Deloitte is the planning consultant, Re-form landscape architects is leading on landscape design, and Stephen Levrant Heritage Architecture is advising Select on the heritage elements of the scheme. 

Your Comments

Read our comments policy here

Really not a fan of this. The smaller development looks like a brick-clad version of the God awful Brooklyn development on Portland Street and the tower is so dull and lumpy.

By Byronic

Switch the tower to face GAS and have the smaller blocks facing the NQ and we’re on to a winner. Add a little more detailing to the brick blocks too.

By Andrew

I think given how busy Great Ancoats is with traffic and the proximity to Piccadilly station and the HS2/NPR station then an office would make more sense in the lower 11 storey block with resi in the tower…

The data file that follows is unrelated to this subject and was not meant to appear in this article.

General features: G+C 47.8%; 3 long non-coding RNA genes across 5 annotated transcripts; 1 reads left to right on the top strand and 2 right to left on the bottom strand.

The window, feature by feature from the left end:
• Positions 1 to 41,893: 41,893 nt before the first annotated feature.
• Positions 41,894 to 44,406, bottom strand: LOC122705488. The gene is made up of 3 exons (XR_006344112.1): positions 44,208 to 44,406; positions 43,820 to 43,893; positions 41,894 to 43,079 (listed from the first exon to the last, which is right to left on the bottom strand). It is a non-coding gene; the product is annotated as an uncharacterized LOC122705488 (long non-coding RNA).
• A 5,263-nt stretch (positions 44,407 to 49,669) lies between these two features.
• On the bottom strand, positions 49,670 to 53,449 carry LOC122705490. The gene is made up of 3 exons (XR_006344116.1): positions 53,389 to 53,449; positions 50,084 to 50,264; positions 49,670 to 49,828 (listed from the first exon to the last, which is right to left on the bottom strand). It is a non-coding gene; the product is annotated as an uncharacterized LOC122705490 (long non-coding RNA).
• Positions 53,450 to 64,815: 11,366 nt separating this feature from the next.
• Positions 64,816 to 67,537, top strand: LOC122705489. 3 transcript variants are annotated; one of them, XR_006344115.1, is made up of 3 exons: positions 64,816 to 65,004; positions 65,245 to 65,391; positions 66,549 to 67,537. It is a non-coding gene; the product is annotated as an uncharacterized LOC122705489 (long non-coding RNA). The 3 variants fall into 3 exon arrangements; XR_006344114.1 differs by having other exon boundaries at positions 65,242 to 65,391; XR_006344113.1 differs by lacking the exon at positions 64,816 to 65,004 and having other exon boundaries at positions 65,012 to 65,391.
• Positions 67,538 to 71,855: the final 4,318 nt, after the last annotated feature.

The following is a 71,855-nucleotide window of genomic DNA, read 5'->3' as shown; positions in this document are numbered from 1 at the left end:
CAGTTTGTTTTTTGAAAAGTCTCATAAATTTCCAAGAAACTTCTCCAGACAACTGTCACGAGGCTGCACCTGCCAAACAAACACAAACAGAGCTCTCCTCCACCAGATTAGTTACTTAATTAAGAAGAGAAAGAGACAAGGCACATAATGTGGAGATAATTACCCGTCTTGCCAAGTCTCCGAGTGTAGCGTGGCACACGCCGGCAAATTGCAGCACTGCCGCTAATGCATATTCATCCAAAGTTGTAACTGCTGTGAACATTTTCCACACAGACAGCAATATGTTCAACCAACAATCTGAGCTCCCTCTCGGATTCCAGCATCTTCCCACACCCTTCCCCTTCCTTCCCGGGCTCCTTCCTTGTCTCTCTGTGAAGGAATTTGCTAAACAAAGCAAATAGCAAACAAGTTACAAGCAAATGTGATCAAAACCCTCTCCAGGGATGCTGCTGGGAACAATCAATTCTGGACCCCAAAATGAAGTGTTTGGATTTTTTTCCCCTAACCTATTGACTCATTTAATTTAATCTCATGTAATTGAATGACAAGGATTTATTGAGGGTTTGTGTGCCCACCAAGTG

By Dr B

Another day, another tower for Manchester.

By HSR

Another block of appartments in Manchester. Any spare bit of land, car park, old mill, old buildings etc etc is now planning for appartments blocks

By Darren Born Bred.

This is one of he blandest, least inspired and ugly buildings I have soon out forth. A cubic brown mega-block comprising as many sellable properties and retail space as you could unreasonably fit into every cubic metre of plot.. a monument to greed in a rejection of art scarring our beautiful city for the foreseeable future. Architecture should inspire whilst proving function, it is a rare art form that provides a purpose – contrary to the writing of Oscar Wilde not all art must be profoundly useless. Through great buildings we have a chance to shape our city for the future, inspire generations whilst allowing people and business to grow together. The proposal outlaid will not do any of things.

By Jonny

It looks horrendous, Manchester is becoming the ugliest city in the country

By Michael

I hope they will add balconies when this progresses through to a planning application.